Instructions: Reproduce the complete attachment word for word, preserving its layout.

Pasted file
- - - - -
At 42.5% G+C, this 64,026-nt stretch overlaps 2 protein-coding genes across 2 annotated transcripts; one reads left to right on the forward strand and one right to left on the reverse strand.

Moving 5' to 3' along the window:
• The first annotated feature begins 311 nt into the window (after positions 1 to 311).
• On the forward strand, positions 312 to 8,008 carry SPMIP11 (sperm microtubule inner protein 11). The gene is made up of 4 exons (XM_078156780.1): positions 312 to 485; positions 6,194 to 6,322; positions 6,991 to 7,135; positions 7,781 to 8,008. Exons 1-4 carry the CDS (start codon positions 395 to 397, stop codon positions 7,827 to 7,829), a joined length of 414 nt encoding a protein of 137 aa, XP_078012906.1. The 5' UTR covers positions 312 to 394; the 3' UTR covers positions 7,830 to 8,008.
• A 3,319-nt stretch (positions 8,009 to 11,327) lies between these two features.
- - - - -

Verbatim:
At 42.5% G+C, this 64,026-nt stretch overlaps 2 protein-coding genes across 2 annotated transcripts; one reads left to right on the forward strand and one right to left on the reverse strand.

Moving 5' to 3' along the window:
• The first annotated feature begins 311 nt into the window (after positions 1 to 311).
• On the forward strand, positions 312 to 8,008 carry SPMIP11 (sperm microtubule inner protein 11). The gene is made up of 4 exons (XM_078156780.1): positions 312 to 485; positions 6,194 to 6,322; positions 6,991 to 7,135; positions 7,781 to 8,008. Exons 1-4 carry the CDS (start codon positions 395 to 397, stop codon positions 7,827 to 7,829), a joined length of 414 nt encoding a protein of 137 aa, XP_078012906.1. The 5' UTR covers positions 312 to 394; the 3' UTR covers positions 7,830 to 8,008.
• A 3,319-nt stretch (positions 8,009 to 11,327) lies between these two features.